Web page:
Jamie Fobert comments:
“It is great for my team and me to continue our long-standing working relationship with Pace. We have very much enjoyed the challenge of reconfiguring the premises at Hanover Square to provide Pace with excellent facilities for the display of changing exhibitions and to create a beautiful working environment for their staff. A complex of workspaces, including a library and viewing rooms, are centred around a new double-height void which allows daylight into the lower level work environment.”

Pace’s new gallery space is located in the heart of historic Mayfair among several other prominent galleries and international auction houses. Hanover Square is currently undergoing major regeneration, which includes plans for a new Mandarin Oriental hotel, the development of the principal Crossrail station linking central London to Heathrow airport, and a re-landscaping project to create a bio-diverse garden.

The Hanover Square gallery will replace Pace’s current space at 6 Burlington Gardens, which will continue to program exhibitions through summer 2021. In addition to its London presence, Pace operates a gallery space at Quai des Bergues in Geneva and in seven other locations worldwide: two in New York’s Chelsea, as well as in Palo Alto, Hong Kong, and Seoul. In 2020 Pace opened seasonal gallery spaces in East Hampton, New York and Palm Beach, Florida.

Pace Gallery was founded 60 years ago in Boston by Arne Glimcher, and is now helmed by Marc Glimcher. Throughout his tenure as President and CEO, Marc Glimcher has built on Pace’s mission to support its artists and share their visionary work with audiences worldwide through continued innovation. Under his leadership, Pace launched in Geneva, opened a west coast gallery space in Palo Alto six years ago, and created an eight-story custom built space at 540 West 25th Street in 2019. In its first six months of operation (mid-September to mid-March), the
building welcomed almost 120,000 visitors and programmed 20 shows, including the gallery’s first solo exhibition with Arlene Shechet and the first New York presentations of Loie Hollowell and Mary Corse.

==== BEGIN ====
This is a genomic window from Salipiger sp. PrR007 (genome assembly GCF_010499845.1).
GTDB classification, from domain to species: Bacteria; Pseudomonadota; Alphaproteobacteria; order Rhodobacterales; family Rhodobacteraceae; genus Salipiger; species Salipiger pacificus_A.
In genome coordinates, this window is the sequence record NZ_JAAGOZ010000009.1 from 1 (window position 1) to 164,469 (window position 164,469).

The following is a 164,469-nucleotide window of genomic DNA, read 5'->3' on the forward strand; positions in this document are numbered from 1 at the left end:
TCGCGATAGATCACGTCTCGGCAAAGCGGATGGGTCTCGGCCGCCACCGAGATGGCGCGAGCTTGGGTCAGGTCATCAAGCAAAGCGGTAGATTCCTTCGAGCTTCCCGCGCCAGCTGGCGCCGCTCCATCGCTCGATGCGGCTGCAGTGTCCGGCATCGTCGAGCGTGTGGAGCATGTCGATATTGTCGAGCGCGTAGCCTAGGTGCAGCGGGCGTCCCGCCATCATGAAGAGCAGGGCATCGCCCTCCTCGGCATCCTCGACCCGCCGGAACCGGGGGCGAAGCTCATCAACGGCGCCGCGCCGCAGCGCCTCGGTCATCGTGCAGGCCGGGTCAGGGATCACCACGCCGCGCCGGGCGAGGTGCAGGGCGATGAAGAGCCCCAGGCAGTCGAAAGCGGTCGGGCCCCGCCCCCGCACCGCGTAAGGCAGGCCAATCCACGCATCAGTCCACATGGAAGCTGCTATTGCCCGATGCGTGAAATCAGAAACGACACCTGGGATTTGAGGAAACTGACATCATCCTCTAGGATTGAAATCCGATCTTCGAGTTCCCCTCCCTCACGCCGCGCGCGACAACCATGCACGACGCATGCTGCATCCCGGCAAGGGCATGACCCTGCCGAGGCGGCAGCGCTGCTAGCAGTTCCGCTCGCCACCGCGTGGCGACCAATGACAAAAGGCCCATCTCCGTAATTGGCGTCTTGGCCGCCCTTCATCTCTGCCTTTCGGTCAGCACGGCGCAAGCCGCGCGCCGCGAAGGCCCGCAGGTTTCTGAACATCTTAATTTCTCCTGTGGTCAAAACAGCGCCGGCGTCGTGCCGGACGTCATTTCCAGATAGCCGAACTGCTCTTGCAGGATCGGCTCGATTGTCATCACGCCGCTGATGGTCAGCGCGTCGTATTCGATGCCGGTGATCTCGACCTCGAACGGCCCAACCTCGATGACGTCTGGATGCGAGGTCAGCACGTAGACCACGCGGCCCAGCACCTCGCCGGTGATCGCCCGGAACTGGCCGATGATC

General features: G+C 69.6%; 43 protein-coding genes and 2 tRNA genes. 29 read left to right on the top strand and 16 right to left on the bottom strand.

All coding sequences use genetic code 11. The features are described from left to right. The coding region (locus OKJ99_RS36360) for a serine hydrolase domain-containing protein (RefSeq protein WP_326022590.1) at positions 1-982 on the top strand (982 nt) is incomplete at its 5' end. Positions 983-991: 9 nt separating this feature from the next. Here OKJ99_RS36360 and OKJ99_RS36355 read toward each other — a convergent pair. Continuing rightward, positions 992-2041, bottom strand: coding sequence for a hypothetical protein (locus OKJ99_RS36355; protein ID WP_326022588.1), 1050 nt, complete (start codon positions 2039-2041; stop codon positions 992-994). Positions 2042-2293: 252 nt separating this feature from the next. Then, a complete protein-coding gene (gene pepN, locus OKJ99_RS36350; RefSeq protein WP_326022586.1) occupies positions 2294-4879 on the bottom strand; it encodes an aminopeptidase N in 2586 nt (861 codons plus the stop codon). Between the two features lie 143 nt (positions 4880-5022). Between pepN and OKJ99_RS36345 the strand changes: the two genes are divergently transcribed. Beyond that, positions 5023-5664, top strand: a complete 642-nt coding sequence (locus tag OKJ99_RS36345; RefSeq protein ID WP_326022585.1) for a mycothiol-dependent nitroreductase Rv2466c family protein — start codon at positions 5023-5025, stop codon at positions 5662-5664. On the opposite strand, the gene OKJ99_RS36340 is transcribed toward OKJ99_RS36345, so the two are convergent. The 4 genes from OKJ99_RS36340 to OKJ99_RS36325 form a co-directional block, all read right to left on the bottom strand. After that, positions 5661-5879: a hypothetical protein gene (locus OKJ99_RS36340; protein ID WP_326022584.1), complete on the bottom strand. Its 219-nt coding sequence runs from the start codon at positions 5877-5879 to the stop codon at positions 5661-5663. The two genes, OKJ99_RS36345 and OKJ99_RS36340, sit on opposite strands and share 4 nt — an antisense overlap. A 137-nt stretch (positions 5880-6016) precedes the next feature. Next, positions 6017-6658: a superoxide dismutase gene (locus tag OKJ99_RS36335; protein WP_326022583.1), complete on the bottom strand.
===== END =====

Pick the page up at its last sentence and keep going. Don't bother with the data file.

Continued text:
Pace represents some of the most influential artists and estates from the past century, including decades-long relationships with Alexander Calder, Jean Dubuffet, Barbara Hepworth, Agnes Martin, Louise Nevelson, Isamu Noguchi, and Mark Rothko, and enjoys a unique US heritage spanning East and West coasts through its foresight in supporting artists central to the Abstract Expressionist and Light and Space movements. The gallery’s contemporary program comprises artists leading the field internationally, including Lynda Benglis, Mary Corse, Tara Donovan, Adrian Ghenie, Sam Gilliam, Sonia Gomes, Loie Hollowell, Beatriz Milhazes, Yoshitomo Nara, Adam Pendleton, teamLab, James Turrell, and British artists David Byrne, Nigel Cooke, William Monk, and David Hockney. Pace was one of the first international galleries to establish a presence in Asia and now represents over 20 leading artists from the region, including Lee Ufan, Song Dong, Yin Xiuzhen, and Zhang Huan. In addition, Pace’s dedicated photography department deals in works by pre-eminent photographers including Robert Frank, Peter Hujar, and Irving Penn.

Subscribe
Notify of
guest
0 Comments
Inline Feedbacks
View all comments